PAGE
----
I’m not saying teams actively encourage cheating. That wouldn’t make much sense. But they no doubt encourage the team members to bend the rules as much as possible to gain an advantage on the competition. And if NASCAR catches you in that “bending” (I.e. dipping sheet metal in acid) and you get in deep trouble … the teams comes out and acts all innocent.

For example, take the Joe Gibbs Racing teams manipulating dyno tests earlier this year. Gibbs tried to make himself look like the victim and said he wouldn’t tolerate that kind of behavior on his team, but do you honestly think those crew chiefs will be gone from the Gibbs organization next year after his cars have dominated the Nationwide Series this year? I wouldn’t bet on it.

Also, take the case of Chad Knaus. No one questions that he and Jimmie Johnson are the best driver-crew chief duo in the sport at the moment, but he’s been suspended by NASCAR for rules violations two different times in the past three years, and I can guarantee you Rick Hendrick will never fire him as long as he‘s delivering championships to the organization. Knaus could be suspended 10 times and Hendrick wouldn’t care.

The bottom line: Team owners can pretend to take the high road when a cheating incident happens, but common sense dictates that their outrage is far from sincere.

They’re just mad it wasn’t done well enough to hide it from NASCAR.

First race, first win for Newman in Trucks
Saturday’s Truck Series race featured a great battle between Ryan Newman and Ron Hornaday, who were both driving trucks owned by Kevin Harvick. During the battle, Harvick looked very nervous … but both trucks escaped in one piece. It was the first win for Newman in the series, and also his first ever start in the series. He’s the fourth driver in the series’ history ever to do this, joining Mike Skinner (who won the first race ever run), Robert Pressley and Kasey Kahne.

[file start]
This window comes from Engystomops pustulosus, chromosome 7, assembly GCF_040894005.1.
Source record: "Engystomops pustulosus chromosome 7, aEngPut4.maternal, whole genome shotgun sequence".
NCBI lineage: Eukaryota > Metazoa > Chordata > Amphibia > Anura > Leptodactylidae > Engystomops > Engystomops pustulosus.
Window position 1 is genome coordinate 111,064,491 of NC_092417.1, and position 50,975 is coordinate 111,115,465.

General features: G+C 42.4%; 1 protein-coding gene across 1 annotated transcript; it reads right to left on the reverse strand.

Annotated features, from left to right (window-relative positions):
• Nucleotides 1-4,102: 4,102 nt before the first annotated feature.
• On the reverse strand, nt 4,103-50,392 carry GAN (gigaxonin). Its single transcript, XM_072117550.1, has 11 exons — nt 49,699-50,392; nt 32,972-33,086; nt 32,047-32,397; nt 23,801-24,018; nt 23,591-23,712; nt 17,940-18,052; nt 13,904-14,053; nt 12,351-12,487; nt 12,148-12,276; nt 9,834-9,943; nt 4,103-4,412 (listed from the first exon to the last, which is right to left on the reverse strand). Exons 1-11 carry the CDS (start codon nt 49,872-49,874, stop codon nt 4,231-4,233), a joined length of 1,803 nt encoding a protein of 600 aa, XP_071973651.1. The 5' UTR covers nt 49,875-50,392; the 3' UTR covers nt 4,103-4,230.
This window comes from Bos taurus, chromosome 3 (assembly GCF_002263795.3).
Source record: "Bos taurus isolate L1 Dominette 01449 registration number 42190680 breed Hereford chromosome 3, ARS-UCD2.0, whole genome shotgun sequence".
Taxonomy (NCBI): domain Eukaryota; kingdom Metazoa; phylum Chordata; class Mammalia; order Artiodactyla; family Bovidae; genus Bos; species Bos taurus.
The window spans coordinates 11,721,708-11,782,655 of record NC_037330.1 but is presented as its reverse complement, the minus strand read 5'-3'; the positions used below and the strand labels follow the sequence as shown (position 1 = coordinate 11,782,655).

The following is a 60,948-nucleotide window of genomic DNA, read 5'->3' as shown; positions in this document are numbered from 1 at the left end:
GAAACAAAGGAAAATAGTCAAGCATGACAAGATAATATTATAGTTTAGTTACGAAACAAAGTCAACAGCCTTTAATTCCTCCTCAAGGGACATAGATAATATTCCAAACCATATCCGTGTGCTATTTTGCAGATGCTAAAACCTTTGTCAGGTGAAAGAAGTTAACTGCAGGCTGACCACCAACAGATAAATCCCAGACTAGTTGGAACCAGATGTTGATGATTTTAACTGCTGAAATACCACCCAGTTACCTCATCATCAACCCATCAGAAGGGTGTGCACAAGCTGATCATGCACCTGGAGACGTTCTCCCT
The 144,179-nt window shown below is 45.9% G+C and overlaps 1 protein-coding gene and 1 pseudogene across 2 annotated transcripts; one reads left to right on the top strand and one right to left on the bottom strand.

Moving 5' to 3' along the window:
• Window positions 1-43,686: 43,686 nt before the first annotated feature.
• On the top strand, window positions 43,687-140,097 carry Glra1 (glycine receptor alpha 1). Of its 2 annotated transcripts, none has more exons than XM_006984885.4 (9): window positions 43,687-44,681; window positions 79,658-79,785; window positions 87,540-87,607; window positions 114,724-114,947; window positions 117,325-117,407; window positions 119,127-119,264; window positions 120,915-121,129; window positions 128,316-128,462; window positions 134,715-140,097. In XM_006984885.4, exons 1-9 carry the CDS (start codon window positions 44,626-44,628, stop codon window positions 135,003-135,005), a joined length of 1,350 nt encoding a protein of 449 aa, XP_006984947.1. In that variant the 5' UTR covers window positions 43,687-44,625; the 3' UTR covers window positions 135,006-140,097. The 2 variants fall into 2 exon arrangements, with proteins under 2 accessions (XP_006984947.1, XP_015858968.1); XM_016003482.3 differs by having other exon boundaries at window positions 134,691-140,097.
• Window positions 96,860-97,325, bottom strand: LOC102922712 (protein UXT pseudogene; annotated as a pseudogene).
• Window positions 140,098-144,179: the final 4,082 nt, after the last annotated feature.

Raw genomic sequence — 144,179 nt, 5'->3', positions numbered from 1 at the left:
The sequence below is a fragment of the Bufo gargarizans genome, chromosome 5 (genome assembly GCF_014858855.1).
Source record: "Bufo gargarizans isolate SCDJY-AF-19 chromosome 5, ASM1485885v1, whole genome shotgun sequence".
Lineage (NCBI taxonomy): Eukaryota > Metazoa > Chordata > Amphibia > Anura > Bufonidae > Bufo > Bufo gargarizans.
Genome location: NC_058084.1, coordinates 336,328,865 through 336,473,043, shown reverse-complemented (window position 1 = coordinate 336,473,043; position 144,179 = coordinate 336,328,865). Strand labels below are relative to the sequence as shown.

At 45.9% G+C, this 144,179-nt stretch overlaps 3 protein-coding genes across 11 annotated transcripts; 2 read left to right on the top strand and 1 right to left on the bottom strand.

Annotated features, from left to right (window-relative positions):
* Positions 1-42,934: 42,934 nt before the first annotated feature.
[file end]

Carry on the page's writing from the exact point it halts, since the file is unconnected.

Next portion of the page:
When Newman took the checkered, that meant 15 less points for Hornaday, who is in a tight points battle with Johnny Benson. If he ends up losing by that amount, Harvick might look back and wonder whether he should have issued team orders (though there’s no guarantee Newman would have listened … he is a race car driver after all)

I also found very interesting Hornaday’s comment after the race that “that’s how the (#2 truck) should be running.” Sounds to me like he’s taking a shot at just-released teammate and longtime Truck Series rival Jack Sprague, who didn’t do a very good job driving the truck Newman drove Saturday for KHI.

Edwards still in hunt for Nationwide title after win
In what was mostly a snoozer at Memphis, winner Carl Edwards was one of only SIX cars on the lead lap and made a huge dent in the Clint Bowyer point lead in the Nationwide Series. It once looked out of reach, but Edwards is just over 100 points behind Bowyer now, so he realistically has a shot at the title with three races left. However it ends up, I’m underwhelmed. I don’t see the excitement in a Cup driver winning the Nationwide title yet again. It’s like the Tigers winning the AAA World Series … it’s a joke.